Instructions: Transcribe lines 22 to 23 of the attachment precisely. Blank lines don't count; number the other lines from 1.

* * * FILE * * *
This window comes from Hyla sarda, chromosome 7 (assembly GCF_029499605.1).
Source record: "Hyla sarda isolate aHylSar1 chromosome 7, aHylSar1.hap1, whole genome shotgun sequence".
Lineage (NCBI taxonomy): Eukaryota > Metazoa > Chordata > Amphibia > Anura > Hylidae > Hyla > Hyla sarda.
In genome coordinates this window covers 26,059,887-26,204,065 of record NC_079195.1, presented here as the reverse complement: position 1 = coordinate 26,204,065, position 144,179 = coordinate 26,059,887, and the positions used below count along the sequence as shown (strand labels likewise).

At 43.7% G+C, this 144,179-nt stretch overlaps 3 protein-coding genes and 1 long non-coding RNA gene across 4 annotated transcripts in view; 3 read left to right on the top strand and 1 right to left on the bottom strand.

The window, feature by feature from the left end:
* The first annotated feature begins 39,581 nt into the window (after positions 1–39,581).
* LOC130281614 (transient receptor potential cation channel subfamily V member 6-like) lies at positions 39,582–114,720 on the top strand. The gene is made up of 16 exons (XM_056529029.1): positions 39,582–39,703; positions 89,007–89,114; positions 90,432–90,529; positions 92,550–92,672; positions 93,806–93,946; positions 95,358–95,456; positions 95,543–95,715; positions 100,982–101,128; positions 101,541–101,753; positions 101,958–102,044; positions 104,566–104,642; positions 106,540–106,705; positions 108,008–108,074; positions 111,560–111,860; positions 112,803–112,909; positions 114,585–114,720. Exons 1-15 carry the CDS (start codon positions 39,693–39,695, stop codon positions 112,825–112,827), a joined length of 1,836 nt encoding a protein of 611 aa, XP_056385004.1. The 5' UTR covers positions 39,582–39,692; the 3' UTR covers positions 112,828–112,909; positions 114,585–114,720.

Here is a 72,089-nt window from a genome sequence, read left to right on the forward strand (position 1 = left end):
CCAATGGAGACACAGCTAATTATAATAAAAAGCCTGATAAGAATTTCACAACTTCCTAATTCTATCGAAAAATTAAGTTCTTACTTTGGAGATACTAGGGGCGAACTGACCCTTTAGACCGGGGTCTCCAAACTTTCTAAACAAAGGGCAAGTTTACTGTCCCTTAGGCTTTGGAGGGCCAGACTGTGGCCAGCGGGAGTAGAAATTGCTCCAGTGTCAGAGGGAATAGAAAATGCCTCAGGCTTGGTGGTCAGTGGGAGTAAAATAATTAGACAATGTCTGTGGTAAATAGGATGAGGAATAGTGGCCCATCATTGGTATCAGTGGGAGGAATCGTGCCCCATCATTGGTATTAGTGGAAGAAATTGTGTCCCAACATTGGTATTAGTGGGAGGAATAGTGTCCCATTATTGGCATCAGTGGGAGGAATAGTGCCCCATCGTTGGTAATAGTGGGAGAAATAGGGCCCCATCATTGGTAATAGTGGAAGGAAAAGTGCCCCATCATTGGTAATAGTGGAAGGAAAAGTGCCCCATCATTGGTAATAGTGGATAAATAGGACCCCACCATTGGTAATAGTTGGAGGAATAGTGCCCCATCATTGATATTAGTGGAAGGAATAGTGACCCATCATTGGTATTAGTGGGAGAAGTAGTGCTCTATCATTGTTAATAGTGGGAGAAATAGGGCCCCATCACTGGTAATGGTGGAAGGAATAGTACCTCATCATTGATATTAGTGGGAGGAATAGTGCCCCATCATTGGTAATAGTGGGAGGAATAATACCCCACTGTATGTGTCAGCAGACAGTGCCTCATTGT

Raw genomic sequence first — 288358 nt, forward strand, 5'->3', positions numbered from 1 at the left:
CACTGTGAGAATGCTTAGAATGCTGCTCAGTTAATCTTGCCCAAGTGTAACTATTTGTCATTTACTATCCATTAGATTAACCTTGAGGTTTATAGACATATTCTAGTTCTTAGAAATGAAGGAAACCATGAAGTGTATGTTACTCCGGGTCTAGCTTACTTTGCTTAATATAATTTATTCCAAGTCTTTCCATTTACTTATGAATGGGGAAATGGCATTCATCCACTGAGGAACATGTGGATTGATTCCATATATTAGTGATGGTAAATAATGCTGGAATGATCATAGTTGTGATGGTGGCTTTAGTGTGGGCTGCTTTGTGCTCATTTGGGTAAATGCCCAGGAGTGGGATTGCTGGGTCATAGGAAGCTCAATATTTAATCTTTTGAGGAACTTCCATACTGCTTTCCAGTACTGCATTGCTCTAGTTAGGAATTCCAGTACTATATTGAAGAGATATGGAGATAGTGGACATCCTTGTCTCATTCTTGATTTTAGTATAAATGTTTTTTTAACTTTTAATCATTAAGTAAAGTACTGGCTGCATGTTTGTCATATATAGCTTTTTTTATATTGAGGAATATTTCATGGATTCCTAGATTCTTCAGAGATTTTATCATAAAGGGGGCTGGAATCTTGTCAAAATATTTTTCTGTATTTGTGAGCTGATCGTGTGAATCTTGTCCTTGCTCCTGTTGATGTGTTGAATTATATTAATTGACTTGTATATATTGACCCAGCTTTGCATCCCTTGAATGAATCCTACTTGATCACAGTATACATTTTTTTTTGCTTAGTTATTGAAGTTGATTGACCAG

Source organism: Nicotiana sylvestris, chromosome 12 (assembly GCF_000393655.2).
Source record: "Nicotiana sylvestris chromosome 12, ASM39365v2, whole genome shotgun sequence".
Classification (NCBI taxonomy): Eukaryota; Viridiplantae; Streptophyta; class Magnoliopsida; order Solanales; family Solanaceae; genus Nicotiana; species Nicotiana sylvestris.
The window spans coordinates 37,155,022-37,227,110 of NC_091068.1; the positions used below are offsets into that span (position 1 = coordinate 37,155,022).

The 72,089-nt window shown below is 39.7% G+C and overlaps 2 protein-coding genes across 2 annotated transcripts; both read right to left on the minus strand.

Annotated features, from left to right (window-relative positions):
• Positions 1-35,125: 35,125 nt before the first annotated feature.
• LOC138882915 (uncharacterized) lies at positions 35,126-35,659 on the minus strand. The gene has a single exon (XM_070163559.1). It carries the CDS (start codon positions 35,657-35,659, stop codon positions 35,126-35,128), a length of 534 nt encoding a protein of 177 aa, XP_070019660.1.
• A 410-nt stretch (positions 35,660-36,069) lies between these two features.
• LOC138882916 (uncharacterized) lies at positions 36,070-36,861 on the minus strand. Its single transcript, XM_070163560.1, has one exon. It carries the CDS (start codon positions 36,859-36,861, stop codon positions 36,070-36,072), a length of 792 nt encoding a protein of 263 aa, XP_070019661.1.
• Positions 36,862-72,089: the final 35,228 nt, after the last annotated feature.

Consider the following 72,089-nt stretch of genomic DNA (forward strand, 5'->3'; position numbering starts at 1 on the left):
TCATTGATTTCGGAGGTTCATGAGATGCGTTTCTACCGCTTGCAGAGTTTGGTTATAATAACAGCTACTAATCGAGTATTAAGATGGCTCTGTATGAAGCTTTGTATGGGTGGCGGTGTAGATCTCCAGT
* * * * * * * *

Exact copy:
• LOC138882916 (uncharacterized) lies at positions 36,070-36,861 on the minus strand. Its single transcript, XM_070163560.1, has one exon. It carries the CDS (start codon positions 36,859-36,861, stop codon positions 36,070-36,072), a length of 792 nt encoding a protein of 263 aa, XP_070019661.1.
• Positions 36,862-72,089: the final 35,228 nt, after the last annotated feature.